While the S&P downgraded the federal government’s rating from AAA to AA+ negative, it upgraded Ohio’s AA+ negative rating to AA+ stable. Several reasons noted in the S&P report were Ohio’s recent budget reforms that closed the $8 billion shortfall without raising new taxes, continued economic recovery, and significant reduction in Ohio’s unemployment, according to the Wall Street Journal.
Gov. Kaisch’s unpopular fiscal manuvering is paying off.
Ohio is one of thirteen states given a AA+ credit rating by S&P. What do these ratings mean for Ohio? On the negative side of the ledger, Ohio is not among the twelve states with the strongest economies (acknowledged by S&P’s AAA credit rating) and therefore is not among the best places to invest. On the positive side, Ohio is among thirteen of the second best states in which to invest and develop business. Because credit worthiness equates to level of risk, Ohio is among states with the second lowest level of risk to investors and lenders. As WSJ noted, the improved credit rating also will reduce the cost of borrowing throughout the state. It may even attract attention of entrepreneurs to Ohio’s improving business environment.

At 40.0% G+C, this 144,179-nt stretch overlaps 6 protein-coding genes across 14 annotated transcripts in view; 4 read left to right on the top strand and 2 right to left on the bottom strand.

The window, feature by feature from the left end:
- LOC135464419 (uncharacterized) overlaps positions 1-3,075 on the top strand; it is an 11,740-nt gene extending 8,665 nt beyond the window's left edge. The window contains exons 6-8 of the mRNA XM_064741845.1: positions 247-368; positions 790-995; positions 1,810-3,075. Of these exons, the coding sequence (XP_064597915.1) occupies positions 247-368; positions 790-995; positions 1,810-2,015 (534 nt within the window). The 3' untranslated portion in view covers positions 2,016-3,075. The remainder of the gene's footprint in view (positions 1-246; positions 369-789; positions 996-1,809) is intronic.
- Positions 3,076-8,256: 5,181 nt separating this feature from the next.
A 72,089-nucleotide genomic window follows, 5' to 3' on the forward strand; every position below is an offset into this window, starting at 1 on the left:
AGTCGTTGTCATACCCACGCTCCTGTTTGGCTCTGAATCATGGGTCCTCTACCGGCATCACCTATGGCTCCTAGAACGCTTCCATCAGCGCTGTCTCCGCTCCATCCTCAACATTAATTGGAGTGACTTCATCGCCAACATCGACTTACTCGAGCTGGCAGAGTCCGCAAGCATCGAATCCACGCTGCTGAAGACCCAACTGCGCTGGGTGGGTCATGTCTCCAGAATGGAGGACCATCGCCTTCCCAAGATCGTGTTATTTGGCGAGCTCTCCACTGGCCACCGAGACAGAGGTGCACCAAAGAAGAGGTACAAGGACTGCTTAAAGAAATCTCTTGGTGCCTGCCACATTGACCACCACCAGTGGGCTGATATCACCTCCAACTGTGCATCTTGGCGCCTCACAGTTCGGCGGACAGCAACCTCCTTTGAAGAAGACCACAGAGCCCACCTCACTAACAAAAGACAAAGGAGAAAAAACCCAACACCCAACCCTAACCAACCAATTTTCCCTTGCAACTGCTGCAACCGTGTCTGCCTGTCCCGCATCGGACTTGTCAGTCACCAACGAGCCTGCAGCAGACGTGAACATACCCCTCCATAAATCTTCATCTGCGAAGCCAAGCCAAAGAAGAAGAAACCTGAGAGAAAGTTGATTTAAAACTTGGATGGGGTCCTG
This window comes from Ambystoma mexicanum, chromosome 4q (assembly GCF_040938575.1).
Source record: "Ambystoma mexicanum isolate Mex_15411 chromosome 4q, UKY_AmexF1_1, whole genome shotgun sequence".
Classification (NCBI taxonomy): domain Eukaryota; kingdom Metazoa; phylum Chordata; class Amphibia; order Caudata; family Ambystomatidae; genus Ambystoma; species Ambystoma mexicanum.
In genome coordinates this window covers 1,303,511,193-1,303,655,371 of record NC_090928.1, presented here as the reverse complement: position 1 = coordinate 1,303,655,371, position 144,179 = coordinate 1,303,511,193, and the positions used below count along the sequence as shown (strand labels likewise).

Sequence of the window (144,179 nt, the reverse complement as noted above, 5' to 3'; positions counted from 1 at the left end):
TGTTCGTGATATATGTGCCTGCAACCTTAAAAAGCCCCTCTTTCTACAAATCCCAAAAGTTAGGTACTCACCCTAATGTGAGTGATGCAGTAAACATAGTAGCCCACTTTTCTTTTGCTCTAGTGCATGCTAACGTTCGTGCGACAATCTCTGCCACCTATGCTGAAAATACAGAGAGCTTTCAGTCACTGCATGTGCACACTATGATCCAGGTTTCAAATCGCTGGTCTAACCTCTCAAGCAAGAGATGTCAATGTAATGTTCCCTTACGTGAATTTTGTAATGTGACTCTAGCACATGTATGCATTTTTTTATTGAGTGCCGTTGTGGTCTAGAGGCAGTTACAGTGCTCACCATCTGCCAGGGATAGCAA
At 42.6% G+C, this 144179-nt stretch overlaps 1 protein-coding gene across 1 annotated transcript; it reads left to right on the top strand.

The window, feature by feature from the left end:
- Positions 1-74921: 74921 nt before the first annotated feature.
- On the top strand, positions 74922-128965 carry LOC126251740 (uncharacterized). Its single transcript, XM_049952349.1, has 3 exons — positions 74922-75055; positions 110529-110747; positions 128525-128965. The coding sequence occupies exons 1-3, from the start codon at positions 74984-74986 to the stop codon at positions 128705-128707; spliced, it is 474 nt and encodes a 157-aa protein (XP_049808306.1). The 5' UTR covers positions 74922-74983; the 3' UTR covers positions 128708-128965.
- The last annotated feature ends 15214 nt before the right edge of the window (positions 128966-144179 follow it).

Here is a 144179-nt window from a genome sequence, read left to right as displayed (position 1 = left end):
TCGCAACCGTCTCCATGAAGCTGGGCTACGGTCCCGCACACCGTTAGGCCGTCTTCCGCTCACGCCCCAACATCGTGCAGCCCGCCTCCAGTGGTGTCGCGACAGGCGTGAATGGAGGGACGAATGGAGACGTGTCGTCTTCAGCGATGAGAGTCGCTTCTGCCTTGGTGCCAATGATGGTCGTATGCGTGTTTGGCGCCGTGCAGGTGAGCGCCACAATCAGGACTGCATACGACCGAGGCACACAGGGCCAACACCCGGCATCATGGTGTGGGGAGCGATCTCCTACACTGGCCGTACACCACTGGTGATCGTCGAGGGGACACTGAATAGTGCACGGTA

The other twenty-five states in the Tax Foundation analysis pose greater credit risks and indicate less potential for economic growth, less ability to pay current and future debt, and consequently less attractive places to invest, for example less attractive to new business start-ups.
The key to economic stability and growth is sound fiscal management. When tempered by sound moral principles, prosperous political economy will result in the financial well-being of all citizens. The moral aspect of the political economy of states is usually overlooked in economic analysis. It certainly is not a factor in a state’s credit rating, but maybe it should.